NEW SPEAKER: I was justice wondering, I don't know why -- and my question is, do you think it will be a good idea if the president used his bully pulpit and addressed and explained to everyone what is happening that you have something like oh, I would say a small number of -- a minority in the house who refuse to compromise on anything. They refuse -- if you look at European country, we just heard about Italy now where they're going to be raising revenues and also cutting back on expenses. There is a -- one western Europeans that that's been adversely affected by our, what I call a depression, our banking fiasco. And they have not -- and they've all raised revenues. You can't do it one way. And he doesn't do this. This is my main concern. You'd think if he addressed the American people and outlined everything, 'cause quite frankly, except for NPR and PBS, I don't hear both sides of any issue. If you listen to television, they avoid the issues completely.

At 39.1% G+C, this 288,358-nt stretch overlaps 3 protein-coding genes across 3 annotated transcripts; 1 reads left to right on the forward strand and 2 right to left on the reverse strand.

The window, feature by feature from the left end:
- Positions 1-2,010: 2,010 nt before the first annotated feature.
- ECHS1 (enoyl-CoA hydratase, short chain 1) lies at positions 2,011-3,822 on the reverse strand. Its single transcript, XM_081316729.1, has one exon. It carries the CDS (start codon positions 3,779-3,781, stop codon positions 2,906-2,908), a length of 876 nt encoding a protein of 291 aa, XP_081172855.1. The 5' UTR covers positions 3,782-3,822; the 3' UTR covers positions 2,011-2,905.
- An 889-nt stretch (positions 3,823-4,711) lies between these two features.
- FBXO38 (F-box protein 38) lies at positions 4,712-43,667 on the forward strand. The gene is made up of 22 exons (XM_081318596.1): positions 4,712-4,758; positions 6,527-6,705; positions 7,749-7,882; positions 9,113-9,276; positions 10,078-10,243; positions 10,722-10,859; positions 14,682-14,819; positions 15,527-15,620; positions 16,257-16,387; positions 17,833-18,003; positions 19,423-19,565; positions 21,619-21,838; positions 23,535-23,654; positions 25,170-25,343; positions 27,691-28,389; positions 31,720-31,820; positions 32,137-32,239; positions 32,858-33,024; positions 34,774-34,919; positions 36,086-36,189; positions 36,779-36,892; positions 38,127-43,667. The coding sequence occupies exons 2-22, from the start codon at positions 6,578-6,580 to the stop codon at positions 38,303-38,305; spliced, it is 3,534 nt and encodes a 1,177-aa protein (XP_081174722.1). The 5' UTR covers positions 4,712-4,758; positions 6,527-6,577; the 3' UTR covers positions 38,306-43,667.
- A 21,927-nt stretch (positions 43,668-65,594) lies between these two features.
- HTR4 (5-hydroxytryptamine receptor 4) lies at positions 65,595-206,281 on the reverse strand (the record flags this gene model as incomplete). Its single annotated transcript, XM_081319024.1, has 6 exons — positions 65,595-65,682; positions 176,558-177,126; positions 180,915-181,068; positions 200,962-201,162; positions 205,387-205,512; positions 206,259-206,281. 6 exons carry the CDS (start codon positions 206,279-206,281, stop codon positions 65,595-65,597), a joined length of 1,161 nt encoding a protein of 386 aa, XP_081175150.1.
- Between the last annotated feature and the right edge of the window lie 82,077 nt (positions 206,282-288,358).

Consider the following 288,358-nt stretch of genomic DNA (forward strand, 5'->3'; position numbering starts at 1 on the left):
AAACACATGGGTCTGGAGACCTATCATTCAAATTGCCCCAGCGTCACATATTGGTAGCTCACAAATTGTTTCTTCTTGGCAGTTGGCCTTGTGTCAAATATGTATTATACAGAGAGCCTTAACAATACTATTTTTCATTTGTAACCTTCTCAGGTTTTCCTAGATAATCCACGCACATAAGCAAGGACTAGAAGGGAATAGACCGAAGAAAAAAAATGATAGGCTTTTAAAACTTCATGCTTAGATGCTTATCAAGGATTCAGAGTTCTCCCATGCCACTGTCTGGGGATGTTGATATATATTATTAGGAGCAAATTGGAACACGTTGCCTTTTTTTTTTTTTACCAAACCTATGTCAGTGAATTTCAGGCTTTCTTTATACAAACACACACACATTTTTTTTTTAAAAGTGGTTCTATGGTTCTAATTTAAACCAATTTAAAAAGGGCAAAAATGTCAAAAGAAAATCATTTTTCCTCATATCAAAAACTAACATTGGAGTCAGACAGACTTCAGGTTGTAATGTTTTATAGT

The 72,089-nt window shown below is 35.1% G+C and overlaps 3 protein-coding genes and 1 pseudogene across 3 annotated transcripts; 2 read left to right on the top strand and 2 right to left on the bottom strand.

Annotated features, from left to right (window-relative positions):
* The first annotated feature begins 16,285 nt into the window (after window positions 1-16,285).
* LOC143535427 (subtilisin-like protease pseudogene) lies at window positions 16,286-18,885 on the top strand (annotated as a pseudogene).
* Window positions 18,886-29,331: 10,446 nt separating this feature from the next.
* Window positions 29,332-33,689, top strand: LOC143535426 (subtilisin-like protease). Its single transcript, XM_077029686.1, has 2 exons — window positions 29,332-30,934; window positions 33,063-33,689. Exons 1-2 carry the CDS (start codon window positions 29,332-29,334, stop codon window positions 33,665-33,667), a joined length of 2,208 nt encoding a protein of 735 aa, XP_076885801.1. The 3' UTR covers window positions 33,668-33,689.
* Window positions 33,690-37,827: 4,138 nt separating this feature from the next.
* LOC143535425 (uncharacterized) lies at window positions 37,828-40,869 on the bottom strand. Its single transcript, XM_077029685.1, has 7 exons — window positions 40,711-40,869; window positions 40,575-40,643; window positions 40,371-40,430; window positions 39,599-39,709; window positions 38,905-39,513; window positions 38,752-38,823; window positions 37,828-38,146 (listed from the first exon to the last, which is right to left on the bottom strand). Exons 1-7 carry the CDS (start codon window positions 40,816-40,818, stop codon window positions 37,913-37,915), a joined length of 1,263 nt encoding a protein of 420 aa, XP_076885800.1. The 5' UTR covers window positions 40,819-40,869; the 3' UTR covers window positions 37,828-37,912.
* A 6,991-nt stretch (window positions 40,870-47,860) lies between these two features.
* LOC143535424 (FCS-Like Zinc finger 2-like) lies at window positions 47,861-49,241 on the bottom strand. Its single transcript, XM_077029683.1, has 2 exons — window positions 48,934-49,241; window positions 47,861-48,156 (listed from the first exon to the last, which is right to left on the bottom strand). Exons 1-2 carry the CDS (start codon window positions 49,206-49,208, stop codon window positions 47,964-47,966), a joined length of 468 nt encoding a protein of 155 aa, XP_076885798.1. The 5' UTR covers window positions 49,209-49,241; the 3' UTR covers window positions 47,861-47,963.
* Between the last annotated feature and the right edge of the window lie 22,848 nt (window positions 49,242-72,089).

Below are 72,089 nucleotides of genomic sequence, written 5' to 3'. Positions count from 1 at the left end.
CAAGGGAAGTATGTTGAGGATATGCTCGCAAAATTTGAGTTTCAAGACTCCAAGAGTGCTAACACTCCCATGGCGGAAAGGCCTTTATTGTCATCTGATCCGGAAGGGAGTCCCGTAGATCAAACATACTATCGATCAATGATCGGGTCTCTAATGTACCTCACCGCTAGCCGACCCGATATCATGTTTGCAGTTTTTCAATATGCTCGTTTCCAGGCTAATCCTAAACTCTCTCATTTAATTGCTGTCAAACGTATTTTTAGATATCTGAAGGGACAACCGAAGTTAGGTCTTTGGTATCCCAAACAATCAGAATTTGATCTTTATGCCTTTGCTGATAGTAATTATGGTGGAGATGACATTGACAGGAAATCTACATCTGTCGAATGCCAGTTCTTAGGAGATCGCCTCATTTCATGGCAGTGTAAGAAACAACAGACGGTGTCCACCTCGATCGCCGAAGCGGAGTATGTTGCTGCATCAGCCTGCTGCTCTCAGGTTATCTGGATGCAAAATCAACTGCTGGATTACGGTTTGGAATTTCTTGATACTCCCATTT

CAVANAUGH: Okay, Barbara.
NEW SPEAKER: Say what is the problem, and he doesn't seem to connect with us.
CAVANAUGH: Very good point, Barbara. I want to throw that to dean, if you were listening to the president's speech this morning, he did, if you read between the lines, kind of say that, wouldn't you say? But you'd have to really know what was going on to hear it. Do you think he's not being direct enough?